I am comparing the play; ‘Teechers’ by John Godber, to the play that I

I am comparing the play; ‘Teechers’ by John Godber, to the play that I

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I am comparing the play; ‘Teechers’ by John Godber, to the play that I
recently took part in and helped to write; ‘The Victim’. The plot of our

‘The Victim’ and ‘Teechers’

I am comparing the play; ‘Teechers’ by John Godber, to the play that I
recently took part in and helped to write; ‘The Victim’. The plot of
our play- ‘The Victim’- is based around bullying and domestic
violence. The main storyline is about a young schoolgirl called Jess
moving to a new area and a new school. She is singled out by the other
people at the school and a group of girls begin to bully her. Her home
life isn’t much better though- Jess’ mum is a schizophrenic and abuses
Jess both verbally and physically. Jess copes with the stress of it
all at first but then it starts to depress her and she thinks about
committing suicide. The bullies carry on tormenting Jess and a nasty
trick is the final straw. Jess goes home and tries to find comfort in
her mum who rejects her, this leads to Jess taking an overdose.

Although the plot of ‘Teechers’ is a lot different to the plot of ‘The
Victim’, the basic setting is quite similar: ‘Teechers’ is also set in
a school and modern day life. ‘Teechers’ vigorously evokes life at a
modern Comprehensive, using the format of an end-of-term play to
sketch a drama teacher’s progress through two terms of recalcitrant
classes, cynical colleagues and obstructive caretakers until he
departs for the safer waters of a private school. The play runs the
gamut of emotions, mostly humour, to portray the main themes of the
play. The play to an extent comments on the flaws of the education
system: the title it self is a political statement, instead of being
spelt 'teachers' its spelt ‘Teechers’, almost a comedic dig at the
'system' which has failed to teach the pupils correctly.

In our play the main themes are bullying, domestic violence and
isolation, but references are also made to suicide, mental illness and
fitting in. We used these issues because they are things that
teenagers in particular may experience and so the audience could maybe
relate to the play. By choosing to explore these issues we may also
raise awareness of things like bullying and domestic violence and help
people to understand the issues involved. Therefore by using these
themes we made the play more personal to the audience and more
emotional; therefore they may enjoy the play more and feel more
involved.

The themes of ‘Teechers’ are quite different to the themes stated

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above, but relationships are explored; maybe not in the same way as in
‘The Victim’, but the issue of trust is definitely explored in both
plays. Another thing clearly shared as a feature of both of the plays
is stereotypes. Stereotypes are firmly portrayed in both plays; in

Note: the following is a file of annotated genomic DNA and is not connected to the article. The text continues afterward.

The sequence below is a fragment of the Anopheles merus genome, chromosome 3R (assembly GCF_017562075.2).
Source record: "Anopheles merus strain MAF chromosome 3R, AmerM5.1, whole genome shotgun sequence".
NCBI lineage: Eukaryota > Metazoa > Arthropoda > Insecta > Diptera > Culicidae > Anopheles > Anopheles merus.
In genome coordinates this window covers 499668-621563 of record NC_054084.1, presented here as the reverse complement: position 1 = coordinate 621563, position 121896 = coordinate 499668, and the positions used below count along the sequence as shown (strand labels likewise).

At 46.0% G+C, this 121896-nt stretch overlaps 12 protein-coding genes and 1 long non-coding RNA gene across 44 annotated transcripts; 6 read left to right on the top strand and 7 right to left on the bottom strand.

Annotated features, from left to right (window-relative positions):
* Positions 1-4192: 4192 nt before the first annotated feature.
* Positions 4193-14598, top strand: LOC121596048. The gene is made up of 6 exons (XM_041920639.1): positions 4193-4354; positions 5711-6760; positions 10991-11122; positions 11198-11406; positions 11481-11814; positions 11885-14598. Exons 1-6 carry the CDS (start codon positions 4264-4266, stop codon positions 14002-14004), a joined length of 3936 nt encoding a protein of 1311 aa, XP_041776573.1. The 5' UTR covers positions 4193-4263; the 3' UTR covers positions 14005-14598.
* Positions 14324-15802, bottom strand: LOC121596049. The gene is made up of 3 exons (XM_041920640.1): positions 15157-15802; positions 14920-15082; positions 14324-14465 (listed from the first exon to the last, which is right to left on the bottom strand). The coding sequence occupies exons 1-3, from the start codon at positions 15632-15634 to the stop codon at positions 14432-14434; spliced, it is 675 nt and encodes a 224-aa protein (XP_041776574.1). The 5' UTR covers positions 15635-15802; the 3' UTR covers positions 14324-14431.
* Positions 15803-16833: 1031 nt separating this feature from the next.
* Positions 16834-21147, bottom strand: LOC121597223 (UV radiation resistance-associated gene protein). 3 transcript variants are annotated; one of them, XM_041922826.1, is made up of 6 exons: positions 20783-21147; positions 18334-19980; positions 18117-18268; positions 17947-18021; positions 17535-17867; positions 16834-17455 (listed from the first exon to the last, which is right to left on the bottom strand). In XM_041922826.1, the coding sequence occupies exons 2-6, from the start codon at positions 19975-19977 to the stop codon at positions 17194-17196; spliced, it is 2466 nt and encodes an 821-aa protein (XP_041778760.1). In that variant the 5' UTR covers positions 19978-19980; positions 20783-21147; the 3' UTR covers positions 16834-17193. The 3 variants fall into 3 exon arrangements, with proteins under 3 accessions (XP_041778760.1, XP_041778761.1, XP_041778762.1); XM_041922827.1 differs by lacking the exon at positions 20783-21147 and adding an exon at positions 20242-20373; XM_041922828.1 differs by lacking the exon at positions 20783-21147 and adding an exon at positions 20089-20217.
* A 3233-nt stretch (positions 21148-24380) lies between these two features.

‘The Victim’, the two bullies are extremely stereotypical, and in
‘Teechers’, both pupils and teachers and strongly stereotyped. We
decided to use stereotypes to exaggerate the characters in our play,
slightly for comic effect, but mainly to present the storyline clearly
and make it more understandable and realistic for the audience. If we
had presented the two bullies as nice, generous people, it may have
been less believable for them to cause someone so much upset. We
wanted to use stereotypes to our advantage by making the roles of the
characters clearer to the audience, similar to the use of stereotypes
in ‘Teechers’, but this was mainly used for comic effect.

Our play is in the style of a flashback; it starts showing the end
scene, and then flashes back to the main story, finally finishing in
the same freeze-frame that we use at the beginning. This not only
helps the audience to remember the play, it also creates relevance
within the play. Other techniques that we use include split scenes
which make the play more interesting, and monologues which give the
audience more insight into the characters. At the end of the play we
use direct address to help the audience understand the issues we
explore throughout the play and as a way of rounding up and closing
the play. ‘Teechers’ also uses direct address, but to comment on the
relevant scenes for a comic effect.

Both plays use quite minimalist settings. ‘Teechers’ uses only a few
desks to convey many different scenes; and ‘The Victim’ uses only a
few desks and chairs for similar reasons. This shows the culture of
the two plays is also quite similar: they are both set in modern day
and explore topical modern day issues, although ‘Teechers’ was written
some time before ‘The Victim’. This shows that society has not
changed much between the times of these two plays being written, as
the views explored are similar.

The characters we used in ‘The Victim’ were all important to get the
point of the play across. Each character has an individual role in the
play; for example Kelly is the gleam of hope for Jess and is
stereotyped as a caring big sister. In ‘Teechers’, the characters all
play important roles but perhaps some more then others, i.e. Salty who
seems to dominate the stage most of the time due to his loud, bossy,
outgoing role.

In conclusion, although the two plays have completely contrasting
storylines, they share similar themes and styles and also similar
cultures. There are clear differences, though, like the great amount
of humour portrayed in ‘Teechers’ compared to ‘The Victim’. However,
the main similarity between the plays is the use of stereotypes and
how they affect the whole storylines and styles.
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